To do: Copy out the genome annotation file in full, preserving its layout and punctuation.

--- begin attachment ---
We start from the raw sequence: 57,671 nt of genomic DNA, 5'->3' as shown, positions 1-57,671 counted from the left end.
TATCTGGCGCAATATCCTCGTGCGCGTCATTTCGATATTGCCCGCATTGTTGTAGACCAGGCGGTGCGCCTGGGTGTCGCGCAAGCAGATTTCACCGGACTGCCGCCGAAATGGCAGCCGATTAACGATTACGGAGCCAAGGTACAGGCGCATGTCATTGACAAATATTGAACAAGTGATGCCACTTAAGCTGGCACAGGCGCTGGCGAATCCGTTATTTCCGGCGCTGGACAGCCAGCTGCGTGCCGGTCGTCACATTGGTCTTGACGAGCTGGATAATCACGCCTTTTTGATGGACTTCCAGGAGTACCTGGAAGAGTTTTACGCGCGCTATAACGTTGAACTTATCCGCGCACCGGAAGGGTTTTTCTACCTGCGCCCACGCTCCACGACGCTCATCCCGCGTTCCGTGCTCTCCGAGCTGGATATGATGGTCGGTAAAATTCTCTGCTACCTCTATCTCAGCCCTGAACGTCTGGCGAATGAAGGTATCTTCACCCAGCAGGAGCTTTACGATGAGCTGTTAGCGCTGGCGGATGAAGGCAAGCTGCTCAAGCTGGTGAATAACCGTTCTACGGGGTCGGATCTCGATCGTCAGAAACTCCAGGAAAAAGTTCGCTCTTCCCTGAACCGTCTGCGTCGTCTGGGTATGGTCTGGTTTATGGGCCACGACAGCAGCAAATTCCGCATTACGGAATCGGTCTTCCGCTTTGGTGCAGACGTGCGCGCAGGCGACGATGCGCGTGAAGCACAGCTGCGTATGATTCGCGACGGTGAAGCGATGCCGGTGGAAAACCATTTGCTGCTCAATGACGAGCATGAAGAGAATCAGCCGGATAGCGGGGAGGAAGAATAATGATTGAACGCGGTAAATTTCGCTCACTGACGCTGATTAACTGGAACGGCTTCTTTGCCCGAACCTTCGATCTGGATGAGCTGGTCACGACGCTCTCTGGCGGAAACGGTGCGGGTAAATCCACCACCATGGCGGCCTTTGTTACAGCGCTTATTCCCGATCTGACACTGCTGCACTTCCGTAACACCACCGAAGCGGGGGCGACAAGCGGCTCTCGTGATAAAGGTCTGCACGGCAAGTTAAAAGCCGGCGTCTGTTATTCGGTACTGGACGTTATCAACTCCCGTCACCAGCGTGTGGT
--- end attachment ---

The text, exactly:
We start from the raw sequence: 57,671 nt of genomic DNA, 5'->3' as shown, positions 1-57,671 counted from the left end.
TATCTGGCGCAATATCCTCGTGCGCGTCATTTCGATATTGCCCGCATTGTTGTAGACCAGGCGGTGCGCCTGGGTGTCGCGCAAGCAGATTTCACCGGACTGCCGCCGAAATGGCAGCCGATTAACGATTACGGAGCCAAGGTACAGGCGCATGTCATTGACAAATATTGAACAAGTGATGCCACTTAAGCTGGCACAGGCGCTGGCGAATCCGTTATTTCCGGCGCTGGACAGCCAGCTGCGTGCCGGTCGTCACATTGGTCTTGACGAGCTGGATAATCACGCCTTTTTGATGGACTTCCAGGAGTACCTGGAAGAGTTTTACGCGCGCTATAACGTTGAACTTATCCGCGCACCGGAAGGGTTTTTCTACCTGCGCCCACGCTCCACGACGCTCATCCCGCGTTCCGTGCTCTCCGAGCTGGATATGATGGTCGGTAAAATTCTCTGCTACCTCTATCTCAGCCCTGAACGTCTGGCGAATGAAGGTATCTTCACCCAGCAGGAGCTTTACGATGAGCTGTTAGCGCTGGCGGATGAAGGCAAGCTGCTCAAGCTGGTGAATAACCGTTCTACGGGGTCGGATCTCGATCGTCAGAAACTCCAGGAAAAAGTTCGCTCTTCCCTGAACCGTCTGCGTCGTCTGGGTATGGTCTGGTTTATGGGCCACGACAGCAGCAAATTCCGCATTACGGAATCGGTCTTCCGCTTTGGTGCAGACGTGCGCGCAGGCGACGATGCGCGTGAAGCACAGCTGCGTATGATTCGCGACGGTGAAGCGATGCCGGTGGAAAACCATTTGCTGCTCAATGACGAGCATGAAGAGAATCAGCCGGATAGCGGGGAGGAAGAATAATGATTGAACGCGGTAAATTTCGCTCACTGACGCTGATTAACTGGAACGGCTTCTTTGCCCGAACCTTCGATCTGGATGAGCTGGTCACGACGCTCTCTGGCGGAAACGGTGCGGGTAAATCCACCACCATGGCGGCCTTTGTTACAGCGCTTATTCCCGATCTGACACTGCTGCACTTCCGTAACACCACCGAAGCGGGGGCGACAAGCGGCTCTCGTGATAAAGGTCTGCACGGCAAGTTAAAAGCCGGCGTCTGTTATTCGGTACTGGACGTTATCAACTCCCGTCACCAGCGTGTGGT